By Chet Betz | 3 November 2007
In my, um, “review” of Fog’s 10th Avenue Freakout (2005) I tried to simultaneously illustrate my reservations and prognostications for Fog by describing Andrew Broder as an “artisan of the off-kilter that will accept years of his own frustrated teetering in hopes that he will one day mutate, that he will become a freak with six toes on each foot, and that extra digit, that badge of odd evolutionary privilege, will help him stay on his tight-rope — at least more than usual.” And then (I swear I wasn’t high) Fog walks away from me, practicing his act on a pavement crack with “little fleshy nubs that grow like purposeful warts on the sides of his bare feet.” If I can presume that any of that makes any fucking sense at all, I guess I can also presume to say, “I told you so.”
Ditherer is a far-flying leap above and beyond anything that Fog’s done before, but not a shocking leap because it’s still very clear that this is Fog; you can hear the ancestors, the Freakouts and the Ether Teeths. But just as Dose One found a home for his most supreme ambitions in the post-everything group Subtle, so Broder here re-keys Fog into its most effective code yet, a three-piece band with Mark Erickson on bass and Tim Glenn on drums, Broder shredding a six-string. So Broder says on the EPK: “This is our debut album.”
And like Subtle’s A New White (2004), this debut album is an exciting paradigm shift marking the passage of a talented eccentric into the center of a bigger and more collaborative enterprise (guest list: Why?, pedestrian, Phil Elverum, Andrew Bird, Dosh, Alan Sparhawk, and Mimi Parker). The methodologies and ideologies themselves are not nascent as Subtle was developing theirs on the EPs they released before A New White and Fog was defining his with the records that were basically just “his,” but the true announcement of those forms feels very planned in both the cases of A New White and Ditherer. Like not telling anyone you’re having a baby until the beautiful little thing is born, fully realized.and yet not at all matured.
In a correspondence with Aaron Newell, CMG’s liaison to the stars, Broder talks of wanting “to encapsulate everything that I love about music into Fog,” and that’s an everything that includes “U2, Jimi Hendrix, John Zorn, Mr. Bungle, Radiohead, Adam Drucker, Minneapolis hip-hop, jazz, classical, folk.” And “Death metal.” And to varying degrees Ditherer does express all that shit, does succeed in putting all sorts of different musical ideas together on a level playing field; moreover, because it concerns itself first with the impact of its sound and less with the cerebral hijinks of past albums, Ditherer is the first Fog record to use those disparate ideas as integrated components working together within strong songs whose simplified frameworks bind it all, make it all just sound like Andrew Broder and two other dudes rocking out the best way they know how.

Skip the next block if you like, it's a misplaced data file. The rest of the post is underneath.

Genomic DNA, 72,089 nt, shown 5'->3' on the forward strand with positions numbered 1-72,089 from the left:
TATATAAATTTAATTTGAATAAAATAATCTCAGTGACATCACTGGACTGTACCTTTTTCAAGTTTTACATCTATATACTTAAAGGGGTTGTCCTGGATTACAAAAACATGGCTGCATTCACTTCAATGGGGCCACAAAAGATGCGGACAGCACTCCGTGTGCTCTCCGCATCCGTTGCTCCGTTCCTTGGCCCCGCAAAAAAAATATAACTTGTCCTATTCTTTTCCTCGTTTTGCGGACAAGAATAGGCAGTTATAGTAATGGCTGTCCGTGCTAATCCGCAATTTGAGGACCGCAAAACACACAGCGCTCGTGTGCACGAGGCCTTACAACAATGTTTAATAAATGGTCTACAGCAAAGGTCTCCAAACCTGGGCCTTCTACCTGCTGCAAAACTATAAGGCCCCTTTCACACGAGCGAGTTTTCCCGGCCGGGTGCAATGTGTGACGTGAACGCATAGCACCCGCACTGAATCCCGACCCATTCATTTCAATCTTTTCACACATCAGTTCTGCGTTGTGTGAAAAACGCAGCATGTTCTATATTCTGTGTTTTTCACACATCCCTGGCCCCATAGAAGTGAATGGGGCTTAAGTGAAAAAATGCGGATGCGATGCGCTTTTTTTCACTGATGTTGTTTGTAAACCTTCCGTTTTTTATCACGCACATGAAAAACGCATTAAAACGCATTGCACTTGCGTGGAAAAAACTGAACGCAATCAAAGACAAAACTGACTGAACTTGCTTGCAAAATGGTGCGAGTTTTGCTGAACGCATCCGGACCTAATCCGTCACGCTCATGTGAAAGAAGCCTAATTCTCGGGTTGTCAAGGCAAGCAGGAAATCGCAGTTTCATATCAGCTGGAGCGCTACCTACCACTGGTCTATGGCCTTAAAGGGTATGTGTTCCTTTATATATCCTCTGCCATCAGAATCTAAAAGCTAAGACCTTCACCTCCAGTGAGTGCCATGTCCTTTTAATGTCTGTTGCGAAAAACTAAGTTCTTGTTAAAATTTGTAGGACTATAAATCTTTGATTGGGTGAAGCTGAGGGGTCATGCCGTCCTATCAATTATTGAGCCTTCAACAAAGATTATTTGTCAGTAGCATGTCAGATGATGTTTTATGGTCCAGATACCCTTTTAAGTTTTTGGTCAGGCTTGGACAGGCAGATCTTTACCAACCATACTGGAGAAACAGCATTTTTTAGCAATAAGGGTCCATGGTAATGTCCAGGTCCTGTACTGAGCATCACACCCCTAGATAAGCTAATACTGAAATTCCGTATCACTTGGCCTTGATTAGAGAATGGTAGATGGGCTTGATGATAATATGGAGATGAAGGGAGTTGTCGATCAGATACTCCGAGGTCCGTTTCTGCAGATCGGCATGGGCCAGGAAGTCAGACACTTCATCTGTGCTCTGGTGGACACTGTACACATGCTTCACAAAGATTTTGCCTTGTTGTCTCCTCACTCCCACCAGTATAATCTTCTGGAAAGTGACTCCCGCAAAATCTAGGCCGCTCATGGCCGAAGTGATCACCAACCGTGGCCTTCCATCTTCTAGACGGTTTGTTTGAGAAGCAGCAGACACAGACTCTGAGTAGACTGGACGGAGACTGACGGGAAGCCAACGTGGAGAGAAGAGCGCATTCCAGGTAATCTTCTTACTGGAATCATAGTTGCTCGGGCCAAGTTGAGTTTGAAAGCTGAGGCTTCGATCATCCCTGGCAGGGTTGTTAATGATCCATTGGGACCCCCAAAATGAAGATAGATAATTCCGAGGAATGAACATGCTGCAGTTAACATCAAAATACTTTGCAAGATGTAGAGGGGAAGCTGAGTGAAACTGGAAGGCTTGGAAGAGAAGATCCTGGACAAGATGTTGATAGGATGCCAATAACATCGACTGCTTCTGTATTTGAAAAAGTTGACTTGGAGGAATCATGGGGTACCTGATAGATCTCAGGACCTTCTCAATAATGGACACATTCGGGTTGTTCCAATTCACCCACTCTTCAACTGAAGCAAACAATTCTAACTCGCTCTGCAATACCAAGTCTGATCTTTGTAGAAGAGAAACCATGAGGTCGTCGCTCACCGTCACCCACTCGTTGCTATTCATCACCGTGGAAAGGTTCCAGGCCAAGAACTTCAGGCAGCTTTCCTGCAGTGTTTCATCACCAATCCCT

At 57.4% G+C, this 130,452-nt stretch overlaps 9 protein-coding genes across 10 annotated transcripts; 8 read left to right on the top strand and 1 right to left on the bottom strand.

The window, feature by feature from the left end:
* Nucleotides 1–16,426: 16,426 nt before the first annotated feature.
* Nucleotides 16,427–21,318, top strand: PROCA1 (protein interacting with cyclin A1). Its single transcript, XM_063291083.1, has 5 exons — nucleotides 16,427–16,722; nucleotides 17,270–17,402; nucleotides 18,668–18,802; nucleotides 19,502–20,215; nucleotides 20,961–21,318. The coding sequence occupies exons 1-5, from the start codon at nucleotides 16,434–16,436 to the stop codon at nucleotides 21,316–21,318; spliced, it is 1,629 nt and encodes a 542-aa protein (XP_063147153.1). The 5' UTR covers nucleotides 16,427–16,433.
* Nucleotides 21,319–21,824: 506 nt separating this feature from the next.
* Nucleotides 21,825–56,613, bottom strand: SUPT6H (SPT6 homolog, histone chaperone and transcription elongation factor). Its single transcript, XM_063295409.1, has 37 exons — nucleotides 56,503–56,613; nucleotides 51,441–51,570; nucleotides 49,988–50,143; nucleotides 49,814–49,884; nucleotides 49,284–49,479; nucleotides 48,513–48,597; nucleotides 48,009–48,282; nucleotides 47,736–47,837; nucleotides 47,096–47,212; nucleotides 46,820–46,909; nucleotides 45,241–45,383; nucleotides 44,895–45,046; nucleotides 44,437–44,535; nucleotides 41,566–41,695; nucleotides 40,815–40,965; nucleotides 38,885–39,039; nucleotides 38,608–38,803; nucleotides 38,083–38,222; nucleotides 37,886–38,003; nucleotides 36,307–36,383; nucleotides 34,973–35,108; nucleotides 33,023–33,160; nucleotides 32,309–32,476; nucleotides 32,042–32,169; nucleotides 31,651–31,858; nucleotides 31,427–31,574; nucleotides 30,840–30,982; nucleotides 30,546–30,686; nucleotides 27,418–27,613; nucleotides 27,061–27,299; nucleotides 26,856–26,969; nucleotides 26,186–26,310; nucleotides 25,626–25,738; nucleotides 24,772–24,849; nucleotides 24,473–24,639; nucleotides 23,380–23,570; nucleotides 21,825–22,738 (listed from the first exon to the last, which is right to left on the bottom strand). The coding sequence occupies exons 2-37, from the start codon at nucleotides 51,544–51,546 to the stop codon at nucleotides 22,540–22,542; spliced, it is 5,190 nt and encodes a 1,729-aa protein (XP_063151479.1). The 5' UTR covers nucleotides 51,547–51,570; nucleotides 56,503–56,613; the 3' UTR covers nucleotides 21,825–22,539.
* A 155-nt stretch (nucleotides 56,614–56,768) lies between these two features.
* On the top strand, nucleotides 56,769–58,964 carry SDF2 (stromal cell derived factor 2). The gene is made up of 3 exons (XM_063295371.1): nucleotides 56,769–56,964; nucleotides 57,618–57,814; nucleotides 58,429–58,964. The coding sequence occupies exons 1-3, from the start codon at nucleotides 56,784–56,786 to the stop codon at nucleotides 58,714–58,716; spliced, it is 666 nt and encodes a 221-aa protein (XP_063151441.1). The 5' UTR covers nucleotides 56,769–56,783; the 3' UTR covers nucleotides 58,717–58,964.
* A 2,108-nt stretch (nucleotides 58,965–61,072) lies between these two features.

Broder has stated that with Ditherer he wanted to make something more visceral; this focus, the simplicity of the visceral, both energizes Fog’s music and concentrates it. Fog’s catalogue to date can boast nothing that swings with such heft as the juxtaposition of Broder’s multi-tracked end-rhyme repetitions harmonizing then falling out beneath harsh synthesizer ascensions in “I Have Been Wronged” or the coda of “We Will Have Vanished” announcing itself with indie-rock guitar downstrokes soon joined by a crisp backbeat (recalling — of all things — Justin Timberlake’s “I Think She Knows” interlude). The mixed splashes from the emotional palette are just as affecting; “On the Gallows” has Broder voicing a condemned man ballad that could have been ripped from the pages of Johnny Cash, a soft poem that fades in and out of noise rock crescendos.